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Better Buy: Seadrill Limited vs. Atwood Oceanics, Inc.

By Matthew DiLallo – Feb 28, 2017 at 10:00AM

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These beaten-down offshore drillers go head-to-head.

The offshore drilling market has been going through a brutal downturn, which puts tremendous pressure on drilling contractors Seadrill (SDRL) and Atwood Oceanics (ATW). Unfortunately, there are few signs on the horizon that the market will improve anytime soon, which means the pressure will remain on these two companies. Because of that, investors considering an offshore driller need to make sure it has the financial capacity to survive until conditions improve. Here's how these two stack up.

Drilling down into the financial situation

Seadrill and Atwood Oceanics are both very mindful of the importance of shoring up their balance sheets to ensure they can stay afloat until conditions improve. Here's a look under the hood at their current financial situations:


Credit Rating

Total Debt

Net Debt/Fleet Value

Cash on Hand

Atwood Oceanics


$1.2 Billion


$145 Million



$9.8 Billion


$1.3 Billion

Data source: Atwood Oceanics and Seadrill Limited.

While Atwood Oceanics has a weaker credit rating, its financial situation has improved dramatically over the past year. Through the early part of last year, the company took advantage of market worries to buy back $201 million of face value debt at a $67 million discount. Meanwhile, last December the company was able to secure a deal to push back the remaining milestone payments on its two newbuild ultra-deepwater drillships until December of 2022. Finally, earlier this year the company sold $181 million of common stock to bolster its balance sheet. As a result, it has more than enough liquidity to last at least until May of 2019, which is when its next tranche of debt matures. The company believes that will be sufficient time for the offshore drilling market to start showing signs of improvement so it can refinance that debt.

Seadrill, on the other hand, has spent the past year working on a comprehensive restructuring to shore up its financial condition. However, that process has taken much longer than the company had hoped because its financial situation is so complex. Not only does the company have $8.2 billion in secured debt, but it has another $2.3 billion of unsecured debt and $3.5 billion of contingent liabilities due to the company's guarantee of the debt at affiliates like Seadrill Partners (SDLP) as well as its newbuild drillship fleet. While the company doesn't yet have a restructuring plan in place, it stated earlier this year that it hopes to raise $1 billion in new capital, extend debt maturities, reduce fixed amortization, and amend its financial covenants to give it more breathing room. Seadrill would like to come to an agreement on a deal before its next debt maturity at the end of April, though given its past delays, there is no guarantee it will reach a deal by that deadline.  

An offshore drilling rig in the middle of a storm.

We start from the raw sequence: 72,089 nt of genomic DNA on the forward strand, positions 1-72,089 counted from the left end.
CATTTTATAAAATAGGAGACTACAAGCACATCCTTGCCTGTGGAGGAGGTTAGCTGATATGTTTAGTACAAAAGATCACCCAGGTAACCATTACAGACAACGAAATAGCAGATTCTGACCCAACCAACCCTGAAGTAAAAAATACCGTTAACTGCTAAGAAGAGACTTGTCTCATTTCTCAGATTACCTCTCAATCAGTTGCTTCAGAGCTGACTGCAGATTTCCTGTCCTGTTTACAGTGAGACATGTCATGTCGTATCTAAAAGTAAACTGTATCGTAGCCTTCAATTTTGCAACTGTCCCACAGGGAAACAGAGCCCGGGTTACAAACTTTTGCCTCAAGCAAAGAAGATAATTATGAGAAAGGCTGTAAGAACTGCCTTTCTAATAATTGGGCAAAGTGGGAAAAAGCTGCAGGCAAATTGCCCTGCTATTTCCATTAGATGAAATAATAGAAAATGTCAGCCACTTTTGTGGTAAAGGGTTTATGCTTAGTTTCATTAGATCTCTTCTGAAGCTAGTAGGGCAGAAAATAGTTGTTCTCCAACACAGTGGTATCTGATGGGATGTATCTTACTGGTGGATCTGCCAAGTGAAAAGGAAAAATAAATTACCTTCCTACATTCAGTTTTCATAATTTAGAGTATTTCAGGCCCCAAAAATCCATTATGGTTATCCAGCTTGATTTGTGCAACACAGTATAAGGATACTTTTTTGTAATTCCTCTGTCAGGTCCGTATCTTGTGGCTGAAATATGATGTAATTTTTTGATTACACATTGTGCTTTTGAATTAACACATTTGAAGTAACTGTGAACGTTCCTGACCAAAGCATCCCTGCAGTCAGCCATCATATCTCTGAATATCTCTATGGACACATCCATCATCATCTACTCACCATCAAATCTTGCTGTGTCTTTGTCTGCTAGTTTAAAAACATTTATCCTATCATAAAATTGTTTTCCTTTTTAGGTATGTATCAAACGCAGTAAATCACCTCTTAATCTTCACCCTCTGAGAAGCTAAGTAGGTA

Image source: Getty Images.

A look at the backlog

One thing that has kept both companies afloat during the downturn and bought them time to address their financial situations is the strength of their contract backlogs. During the third quarter, for example, Seadrill's backlog helped keep its revenue from sinking too deeply, though sales in the third quarter did still drop 25% year over year to $743 million. Unfortunately, that backlog is starting to run low because the company restructured contracts at lower rates or they expired. In fact, Seadrill has just $3 billion of revenue remaining in its backlog, with roughly $2 billion of that representing contract work for 2017. Because of that, earnings and cash flow will continue to fall significantly unless drilling activity rebounds sharply.

Atwood's contract backlog isn't that much better. That's clear from its most recent quarterly results when revenue from its deepwater fleet completely evaporated while jackup revenue also fell sharply as a result of several contract expirations. Overall, revenue last quarter was down nearly 50% from the year-ago quarter. While the company recently won some new short-term contracts, it has few contracts that run beyond this year at the moment. 

Investor takeaway

Neither company has a solid balance sheet, and both will burn through the bulk of their backlog this year, which could continue to weigh on their stock prices. That said, Atwood does have one significant advantage over Seadrill right now, which is time. Because it proactively paid down debt, raised capital, and pushed back shipyard payments it has more than enough liquidity to last it the next two years. As a result, it stands a better chance at making it through the downturn, which in my opinion, makes it a better buy over Seadrill.

Matt DiLallo owns shares of Seadrill. The Motley Fool owns shares of and recommends Atwood Oceanics. The Motley Fool has a disclosure policy.

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Atwood Oceanics, Inc. Stock Quote
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